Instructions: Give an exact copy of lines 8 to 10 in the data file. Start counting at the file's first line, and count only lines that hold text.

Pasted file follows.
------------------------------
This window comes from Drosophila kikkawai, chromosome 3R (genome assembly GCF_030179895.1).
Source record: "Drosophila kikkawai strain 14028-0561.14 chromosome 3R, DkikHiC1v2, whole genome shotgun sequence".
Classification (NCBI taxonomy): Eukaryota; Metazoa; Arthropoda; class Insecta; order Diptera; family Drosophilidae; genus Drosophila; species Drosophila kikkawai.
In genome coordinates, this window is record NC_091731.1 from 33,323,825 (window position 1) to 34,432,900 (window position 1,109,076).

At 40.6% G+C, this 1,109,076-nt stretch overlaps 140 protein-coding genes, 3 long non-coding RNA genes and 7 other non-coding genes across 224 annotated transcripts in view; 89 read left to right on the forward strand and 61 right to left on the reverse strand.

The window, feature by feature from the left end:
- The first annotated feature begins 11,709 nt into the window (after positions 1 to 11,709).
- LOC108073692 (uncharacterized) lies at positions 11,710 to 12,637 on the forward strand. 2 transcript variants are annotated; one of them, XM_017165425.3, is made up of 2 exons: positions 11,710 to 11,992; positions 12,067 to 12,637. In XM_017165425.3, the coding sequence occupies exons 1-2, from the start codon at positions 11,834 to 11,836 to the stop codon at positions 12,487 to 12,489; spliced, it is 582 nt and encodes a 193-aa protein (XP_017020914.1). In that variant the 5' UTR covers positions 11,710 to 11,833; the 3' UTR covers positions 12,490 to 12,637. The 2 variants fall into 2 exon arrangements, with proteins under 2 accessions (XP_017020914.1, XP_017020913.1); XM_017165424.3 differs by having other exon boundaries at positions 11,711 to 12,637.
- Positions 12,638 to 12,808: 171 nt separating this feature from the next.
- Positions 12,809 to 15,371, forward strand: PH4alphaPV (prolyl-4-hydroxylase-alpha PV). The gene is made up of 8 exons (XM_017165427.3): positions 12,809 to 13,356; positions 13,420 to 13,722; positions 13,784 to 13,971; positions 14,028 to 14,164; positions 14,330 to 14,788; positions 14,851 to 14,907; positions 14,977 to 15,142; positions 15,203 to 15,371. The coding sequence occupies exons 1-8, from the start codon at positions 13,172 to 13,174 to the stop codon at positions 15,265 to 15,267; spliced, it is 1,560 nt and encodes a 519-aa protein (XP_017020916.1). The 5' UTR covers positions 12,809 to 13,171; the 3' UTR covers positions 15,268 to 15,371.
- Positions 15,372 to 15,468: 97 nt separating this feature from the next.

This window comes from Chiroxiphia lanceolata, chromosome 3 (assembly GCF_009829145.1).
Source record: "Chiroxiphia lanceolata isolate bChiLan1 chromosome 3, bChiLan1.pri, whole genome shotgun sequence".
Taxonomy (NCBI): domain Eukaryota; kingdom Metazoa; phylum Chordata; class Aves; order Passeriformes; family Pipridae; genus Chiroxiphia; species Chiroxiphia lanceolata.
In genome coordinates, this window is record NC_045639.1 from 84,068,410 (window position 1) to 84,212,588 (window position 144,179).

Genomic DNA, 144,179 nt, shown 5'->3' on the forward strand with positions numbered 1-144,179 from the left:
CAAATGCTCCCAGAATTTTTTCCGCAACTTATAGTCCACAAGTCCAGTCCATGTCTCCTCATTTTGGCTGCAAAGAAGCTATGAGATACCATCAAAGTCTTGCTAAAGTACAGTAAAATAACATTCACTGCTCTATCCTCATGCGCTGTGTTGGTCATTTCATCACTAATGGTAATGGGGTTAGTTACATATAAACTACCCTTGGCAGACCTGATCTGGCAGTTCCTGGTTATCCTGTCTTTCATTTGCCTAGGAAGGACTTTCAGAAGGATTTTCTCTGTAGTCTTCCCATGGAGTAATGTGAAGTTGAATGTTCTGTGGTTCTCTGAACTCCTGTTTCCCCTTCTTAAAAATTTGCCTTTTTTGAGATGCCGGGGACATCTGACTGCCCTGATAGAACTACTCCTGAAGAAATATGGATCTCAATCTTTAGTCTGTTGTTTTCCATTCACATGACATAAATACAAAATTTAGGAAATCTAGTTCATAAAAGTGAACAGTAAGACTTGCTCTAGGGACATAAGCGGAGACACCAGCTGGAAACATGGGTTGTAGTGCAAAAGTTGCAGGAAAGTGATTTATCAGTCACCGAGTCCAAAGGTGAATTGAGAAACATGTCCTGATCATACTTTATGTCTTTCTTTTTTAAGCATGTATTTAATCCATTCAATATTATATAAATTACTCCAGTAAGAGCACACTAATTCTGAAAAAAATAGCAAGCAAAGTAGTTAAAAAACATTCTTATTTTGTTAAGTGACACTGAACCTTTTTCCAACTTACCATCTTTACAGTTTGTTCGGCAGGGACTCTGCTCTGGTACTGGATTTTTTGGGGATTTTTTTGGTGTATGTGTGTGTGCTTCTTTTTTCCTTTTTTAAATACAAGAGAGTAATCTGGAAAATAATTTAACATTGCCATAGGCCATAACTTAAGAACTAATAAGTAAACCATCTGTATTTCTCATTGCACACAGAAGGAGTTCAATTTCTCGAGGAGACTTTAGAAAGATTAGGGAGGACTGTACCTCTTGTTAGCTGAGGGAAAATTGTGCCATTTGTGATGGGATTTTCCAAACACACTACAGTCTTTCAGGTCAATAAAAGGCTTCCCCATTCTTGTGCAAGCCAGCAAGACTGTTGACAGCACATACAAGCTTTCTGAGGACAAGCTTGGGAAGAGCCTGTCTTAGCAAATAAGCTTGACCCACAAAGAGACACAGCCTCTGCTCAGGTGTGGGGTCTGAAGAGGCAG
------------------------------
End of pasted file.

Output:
- LOC108073692 (uncharacterized) lies at positions 11,710 to 12,637 on the forward strand. 2 transcript variants are annotated; one of them, XM_017165425.3, is made up of 2 exons: positions 11,710 to 11,992; positions 12,067 to 12,637. In XM_017165425.3, the coding sequence occupies exons 1-2, from the start codon at positions 11,834 to 11,836 to the stop codon at positions 12,487 to 12,489; spliced, it is 582 nt and encodes a 193-aa protein (XP_017020914.1). In that variant the 5' UTR covers positions 11,710 to 11,833; the 3' UTR covers positions 12,490 to 12,637. The 2 variants fall into 2 exon arrangements, with proteins under 2 accessions (XP_017020914.1, XP_017020913.1); XM_017165424.3 differs by having other exon boundaries at positions 11,711 to 12,637.
- Positions 12,638 to 12,808: 171 nt separating this feature from the next.
- Positions 12,809 to 15,371, forward strand: PH4alphaPV (prolyl-4-hydroxylase-alpha PV). The gene is made up of 8 exons (XM_017165427.3): positions 12,809 to 13,356; positions 13,420 to 13,722; positions 13,784 to 13,971; positions 14,028 to 14,164; positions 14,330 to 14,788; positions 14,851 to 14,907; positions 14,977 to 15,142; positions 15,203 to 15,371. The coding sequence occupies exons 1-8, from the start codon at positions 13,172 to 13,174 to the stop codon at positions 15,265 to 15,267; spliced, it is 1,560 nt and encodes a 519-aa protein (XP_017020916.1). The 5' UTR covers positions 12,809 to 13,171; the 3' UTR covers positions 15,268 to 15,371.